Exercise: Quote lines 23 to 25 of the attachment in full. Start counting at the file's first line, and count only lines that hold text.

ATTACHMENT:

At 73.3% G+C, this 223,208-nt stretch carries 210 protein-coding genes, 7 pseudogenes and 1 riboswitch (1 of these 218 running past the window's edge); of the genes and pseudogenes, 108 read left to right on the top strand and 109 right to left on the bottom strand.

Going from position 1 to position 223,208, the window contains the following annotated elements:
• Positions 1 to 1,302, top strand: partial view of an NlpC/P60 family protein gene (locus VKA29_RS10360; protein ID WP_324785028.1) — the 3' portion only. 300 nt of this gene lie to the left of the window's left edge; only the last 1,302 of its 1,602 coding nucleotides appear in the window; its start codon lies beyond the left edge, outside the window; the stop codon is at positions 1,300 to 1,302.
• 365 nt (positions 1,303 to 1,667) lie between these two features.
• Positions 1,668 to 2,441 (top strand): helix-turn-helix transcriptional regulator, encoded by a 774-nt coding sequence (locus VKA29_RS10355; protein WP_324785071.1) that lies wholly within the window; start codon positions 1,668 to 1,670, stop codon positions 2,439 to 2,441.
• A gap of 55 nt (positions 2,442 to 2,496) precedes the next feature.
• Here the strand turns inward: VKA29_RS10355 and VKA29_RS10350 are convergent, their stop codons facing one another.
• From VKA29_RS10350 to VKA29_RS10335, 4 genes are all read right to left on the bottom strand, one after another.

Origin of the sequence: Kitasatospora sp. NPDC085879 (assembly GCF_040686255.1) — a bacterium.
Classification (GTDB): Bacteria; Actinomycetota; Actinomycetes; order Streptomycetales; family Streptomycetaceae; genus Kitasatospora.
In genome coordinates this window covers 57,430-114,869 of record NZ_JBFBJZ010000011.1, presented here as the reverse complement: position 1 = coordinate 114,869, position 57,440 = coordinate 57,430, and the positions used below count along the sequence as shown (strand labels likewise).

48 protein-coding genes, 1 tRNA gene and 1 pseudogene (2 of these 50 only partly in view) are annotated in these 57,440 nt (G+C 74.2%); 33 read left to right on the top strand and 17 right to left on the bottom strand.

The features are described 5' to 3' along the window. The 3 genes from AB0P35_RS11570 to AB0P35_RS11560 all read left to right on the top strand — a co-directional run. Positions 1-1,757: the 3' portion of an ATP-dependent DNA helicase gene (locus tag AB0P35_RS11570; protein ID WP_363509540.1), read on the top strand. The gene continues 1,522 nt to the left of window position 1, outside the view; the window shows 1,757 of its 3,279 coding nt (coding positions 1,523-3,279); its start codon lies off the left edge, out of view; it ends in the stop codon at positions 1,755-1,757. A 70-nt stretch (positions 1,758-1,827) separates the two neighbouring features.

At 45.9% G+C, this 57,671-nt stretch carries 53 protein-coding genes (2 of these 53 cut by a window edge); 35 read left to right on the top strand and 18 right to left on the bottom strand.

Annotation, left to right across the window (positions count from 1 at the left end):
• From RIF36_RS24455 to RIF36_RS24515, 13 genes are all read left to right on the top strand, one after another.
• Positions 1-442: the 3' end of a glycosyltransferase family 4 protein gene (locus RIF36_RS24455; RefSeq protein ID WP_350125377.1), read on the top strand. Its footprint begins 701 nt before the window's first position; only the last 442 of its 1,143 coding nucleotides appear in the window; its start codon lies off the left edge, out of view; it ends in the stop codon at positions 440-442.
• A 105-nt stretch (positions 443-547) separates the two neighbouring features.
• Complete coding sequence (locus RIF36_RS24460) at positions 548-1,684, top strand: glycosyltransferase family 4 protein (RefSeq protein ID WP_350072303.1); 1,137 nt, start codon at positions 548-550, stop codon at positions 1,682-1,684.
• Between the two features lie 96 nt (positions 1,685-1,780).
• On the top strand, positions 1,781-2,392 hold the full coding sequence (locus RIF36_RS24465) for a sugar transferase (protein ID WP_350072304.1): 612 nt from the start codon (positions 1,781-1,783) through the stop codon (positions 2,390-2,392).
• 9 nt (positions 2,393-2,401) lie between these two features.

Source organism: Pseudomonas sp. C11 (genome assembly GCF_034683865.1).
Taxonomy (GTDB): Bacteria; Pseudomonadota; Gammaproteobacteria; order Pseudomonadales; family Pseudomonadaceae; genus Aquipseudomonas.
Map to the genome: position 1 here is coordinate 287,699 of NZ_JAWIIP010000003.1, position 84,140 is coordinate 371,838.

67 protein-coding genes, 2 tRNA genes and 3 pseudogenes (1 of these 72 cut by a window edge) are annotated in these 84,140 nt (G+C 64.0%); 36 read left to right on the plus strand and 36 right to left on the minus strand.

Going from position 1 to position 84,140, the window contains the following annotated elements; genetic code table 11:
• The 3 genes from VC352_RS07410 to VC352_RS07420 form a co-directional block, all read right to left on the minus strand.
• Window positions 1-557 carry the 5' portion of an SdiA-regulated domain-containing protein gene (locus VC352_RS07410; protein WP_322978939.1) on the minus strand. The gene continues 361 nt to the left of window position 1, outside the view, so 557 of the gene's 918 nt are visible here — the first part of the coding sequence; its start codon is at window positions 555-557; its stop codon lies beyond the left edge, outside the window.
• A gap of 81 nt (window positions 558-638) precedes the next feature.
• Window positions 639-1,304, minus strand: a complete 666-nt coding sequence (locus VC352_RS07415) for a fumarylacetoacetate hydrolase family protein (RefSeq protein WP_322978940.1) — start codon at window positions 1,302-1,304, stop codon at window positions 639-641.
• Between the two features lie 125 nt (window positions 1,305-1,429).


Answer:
Source organism: Pseudomonas sp. C11 (genome assembly GCF_034683865.1).
Taxonomy (GTDB): Bacteria; Pseudomonadota; Gammaproteobacteria; order Pseudomonadales; family Pseudomonadaceae; genus Aquipseudomonas.
Map to the genome: position 1 here is coordinate 287,699 of NZ_JAWIIP010000003.1, position 84,140 is coordinate 371,838.